I think one of the reasons I liked living in Norway so much, was because I laughed a lot. Even though Norwegians as a whole are pretty serious and sober people, their language has a way of just cracking me up. Some of the expressions they use are very funny, as well as the sound of some of the words themselves. If I didn’t come from an English speaking background, I’m sure I wouldn’t have laughed as much as I did, but there were some words I heard over and over again that never failed to put a smile on my face, like “snart ferdig.” To properly pronounce those words in Norwegian, one must say “snart far-dee,” which means “soon finished.” It made me laugh every time I heard it, or said it. It’s used often, whether referring to dinner being ready soon or when one would say, “I’ll be done in a minute.”
Of course, “snart ferdig” doesn’t crack me up as much as when I hear someone say “full fart,” which, honest to goodness means, “high speed.” There are often huge advertisements in newspapers or on the sides of busses for internet service, and those “high speed” words grab my attention every time. Some neighborhoods have “farts dempre” which are “speed bumps,” and when traveling along certain stretches of highway there might be a sign that says “din fart” which means “your speed” and the digital read-out board shows just how fast the car is traveling. There is lighthouse in downtown Aalesund with huge letters painted on the side that say “sakte fart” (slow speed) warning boats coming into the harbor not to make a wake. I can’t imagine the origins of some of these words, but it’s pretty funny for someone from America to live in Norway and see them everywhere.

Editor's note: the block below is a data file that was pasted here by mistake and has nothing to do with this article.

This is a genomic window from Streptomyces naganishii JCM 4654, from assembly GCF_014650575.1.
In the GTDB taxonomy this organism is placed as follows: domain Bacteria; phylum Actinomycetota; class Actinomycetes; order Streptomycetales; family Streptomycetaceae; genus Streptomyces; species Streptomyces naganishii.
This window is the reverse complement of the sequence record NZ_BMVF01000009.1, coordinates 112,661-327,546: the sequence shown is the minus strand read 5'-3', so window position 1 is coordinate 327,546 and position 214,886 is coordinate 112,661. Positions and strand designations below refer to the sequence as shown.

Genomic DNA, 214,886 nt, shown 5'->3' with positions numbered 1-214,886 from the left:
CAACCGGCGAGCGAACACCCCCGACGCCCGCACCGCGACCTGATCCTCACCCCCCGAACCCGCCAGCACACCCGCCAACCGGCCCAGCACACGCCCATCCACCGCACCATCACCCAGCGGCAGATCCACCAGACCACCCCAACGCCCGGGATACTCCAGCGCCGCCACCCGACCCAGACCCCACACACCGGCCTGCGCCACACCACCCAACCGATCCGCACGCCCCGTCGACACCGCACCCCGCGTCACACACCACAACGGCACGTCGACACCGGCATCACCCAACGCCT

There are many Norwegian words like “fart” that mean something completely different in English. Take the word “fag” for instance. In Norwegian it’s pronounced “fog,” and it means a “subject” that one takes in school, or a particular trade. I often see burley men driving work trucks with the word “FAG” in huge letters written all over it. It’s most common on plumbing or construction trucks, and it’s always a sight that gets my attention.
The Norwegian word “do” actually means “toilet,” so I had to be careful not to mix my English with Norwegian too much or I got some pretty funny looks from people when I was talking about what I was about to “do.”